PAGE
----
Please try that again. I think you’re missing a word or two.
yes. opens up new opportunities. I think Seth Godin was hinting at that today on his blog. http://sethgodin.typepad.co…
Good things comes to consumers who vote with their dollars. HBO wouldn’t have done this if Netflix hadn’t kicked its ass. They are learning the lesson Blockbuster couldn’t. That said, as someone who actually works in television and cable, this has grand implications for individual show brands.
Not sure TW makes this move w/ HBO if they hadn’t spun off Time Warner Cable, one of a few companies that will be directly impacted by this move financially. With 30 million paid HBO cable/sat subs in the U.S., this is precedent setting for MSO’s, although not as big as if ESPN decided to do the same, for example. (ESPN’s value to MSO’s can be seen in its large affiliate comp, which is now in excess of $6 per sub per month.) Of course, the MSO’s can potentially benefit by an increase in broadband demand created by a new HBO streaming service.Most interesting, will be how HBO decides to price/package their new streaming service. I think they’ll price above Netflix, perhaps offer a less robust programming line up, and maybe even require an annual subscription package to guard against monthly “churn,” which has always been a huge prob for HBO and other premium TV services.I’m sure HBO modeled this out a zillion different ways, including price elasticity testing, and ultimately determined there is far more upside than risk, though if I worked for an MSO I’d feel a bit uncertain about my future.
Very astute observations. +1
I’m sure HBO modeled this out a zillion different waysWhile the move is not a hail mary by any means it’s clear that HBO wouldn’t move anywhere near this direction if they didn’t see a trend and know where things were heading and that they had to do this. Or else.This is kind of like the husband or wife who get’s their act together when the writing is on the wall (not before) because the other spouse had made it clear such as “clean up your act or I’m filing for divorce!”.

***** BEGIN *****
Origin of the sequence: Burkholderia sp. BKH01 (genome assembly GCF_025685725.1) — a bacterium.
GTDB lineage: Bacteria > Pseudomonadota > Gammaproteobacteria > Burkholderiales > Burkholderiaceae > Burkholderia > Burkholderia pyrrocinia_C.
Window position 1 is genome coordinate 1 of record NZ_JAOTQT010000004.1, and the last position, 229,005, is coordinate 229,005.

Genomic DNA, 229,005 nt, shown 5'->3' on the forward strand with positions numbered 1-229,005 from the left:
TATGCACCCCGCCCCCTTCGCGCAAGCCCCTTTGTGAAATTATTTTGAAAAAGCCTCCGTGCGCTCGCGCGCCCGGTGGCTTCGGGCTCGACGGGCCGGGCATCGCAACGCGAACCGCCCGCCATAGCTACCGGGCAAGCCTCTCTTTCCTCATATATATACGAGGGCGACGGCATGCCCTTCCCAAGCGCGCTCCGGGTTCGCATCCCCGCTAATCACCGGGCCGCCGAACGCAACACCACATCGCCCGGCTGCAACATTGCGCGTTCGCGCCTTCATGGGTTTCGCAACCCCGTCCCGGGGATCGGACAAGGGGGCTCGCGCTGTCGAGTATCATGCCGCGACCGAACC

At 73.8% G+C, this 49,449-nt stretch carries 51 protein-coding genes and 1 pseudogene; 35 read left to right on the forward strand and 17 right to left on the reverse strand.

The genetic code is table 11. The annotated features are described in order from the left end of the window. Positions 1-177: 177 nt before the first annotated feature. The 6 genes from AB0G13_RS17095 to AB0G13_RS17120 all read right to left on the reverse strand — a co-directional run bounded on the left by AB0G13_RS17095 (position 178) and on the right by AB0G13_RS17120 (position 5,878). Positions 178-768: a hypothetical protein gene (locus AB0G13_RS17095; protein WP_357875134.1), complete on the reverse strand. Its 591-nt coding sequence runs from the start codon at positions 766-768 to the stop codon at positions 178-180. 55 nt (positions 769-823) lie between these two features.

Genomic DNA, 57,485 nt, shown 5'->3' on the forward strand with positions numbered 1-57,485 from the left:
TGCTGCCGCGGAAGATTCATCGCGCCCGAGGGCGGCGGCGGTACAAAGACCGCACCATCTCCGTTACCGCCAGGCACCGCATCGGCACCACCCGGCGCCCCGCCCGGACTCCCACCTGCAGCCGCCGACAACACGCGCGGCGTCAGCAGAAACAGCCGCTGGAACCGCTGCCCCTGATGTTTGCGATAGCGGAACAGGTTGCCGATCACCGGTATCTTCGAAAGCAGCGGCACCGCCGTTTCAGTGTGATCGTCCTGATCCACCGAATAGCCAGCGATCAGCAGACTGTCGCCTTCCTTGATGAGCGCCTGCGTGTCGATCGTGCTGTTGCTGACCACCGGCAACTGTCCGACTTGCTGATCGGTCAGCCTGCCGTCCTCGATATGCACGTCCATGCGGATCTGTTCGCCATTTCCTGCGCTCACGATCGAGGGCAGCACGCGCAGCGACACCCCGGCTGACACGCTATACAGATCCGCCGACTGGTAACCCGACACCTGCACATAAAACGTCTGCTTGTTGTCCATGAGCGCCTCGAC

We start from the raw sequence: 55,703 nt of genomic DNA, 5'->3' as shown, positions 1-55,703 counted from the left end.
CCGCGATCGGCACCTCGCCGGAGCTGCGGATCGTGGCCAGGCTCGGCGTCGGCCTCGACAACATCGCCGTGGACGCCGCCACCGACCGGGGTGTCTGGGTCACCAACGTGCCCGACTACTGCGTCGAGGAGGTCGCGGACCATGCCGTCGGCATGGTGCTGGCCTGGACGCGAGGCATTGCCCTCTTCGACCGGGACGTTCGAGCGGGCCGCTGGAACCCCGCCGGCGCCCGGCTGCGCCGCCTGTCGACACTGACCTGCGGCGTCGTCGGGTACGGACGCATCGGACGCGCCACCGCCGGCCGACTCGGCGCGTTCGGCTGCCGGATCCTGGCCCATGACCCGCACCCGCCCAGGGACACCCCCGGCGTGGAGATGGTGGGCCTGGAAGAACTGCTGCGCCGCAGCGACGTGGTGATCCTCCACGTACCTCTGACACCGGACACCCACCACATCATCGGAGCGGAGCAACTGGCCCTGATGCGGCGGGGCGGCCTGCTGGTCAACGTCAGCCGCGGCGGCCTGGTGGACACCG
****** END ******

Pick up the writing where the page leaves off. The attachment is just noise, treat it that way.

I honestly think HBO was seriously encumbered when TWC was part of the nest. HBO likely would have explored this move sooner; Netflix was gaining too much traction, likely somewhat at their expense.
Hopefully this move by HBO is the just the beginning. If ESPN would do the same, there would be no going back and the cable/satellite model would likely change permanently. I would think there would be millions who would be willing to pay ESPN $10-20 per month for direct contact and drop the rest of their $80+ cable/satellite package.
Winter is coming. How do you like your downhill slopes?http://techgage.com/wp-cont…
What’s are the unite of the Y axis?
1,000s….IOW, last bar is 40MHere’s the source article: http://www.businessinsider….
My first thought was “who provided that chart and why should I believe the info on it?”.Turns out that it’s “according to this data from ISI Group”Marketing fail. The name and the web address should be prominent on the chart and not just an unreadable by line.If the chart was drawn by BI not ISI the question is why isn’t ISI providing the graphics if they are doing research like this.
slow but steady downhill. (I see a Jets fan)
I’d like to see 2014 data.
.Great graph. One of the things that is difficult to capture is the bundling of services and thus the delivery of entertainment from cable companies who are delivering cable, phone and internet.Whatever I jettison from cable, I often pick up on internet. I have screaming fast 1Gig service and it changes your view of things as well as making coffee in the morning.I also gets tons of free video from the cable company not services that use cable.This internet stuff is going to be big.JLM.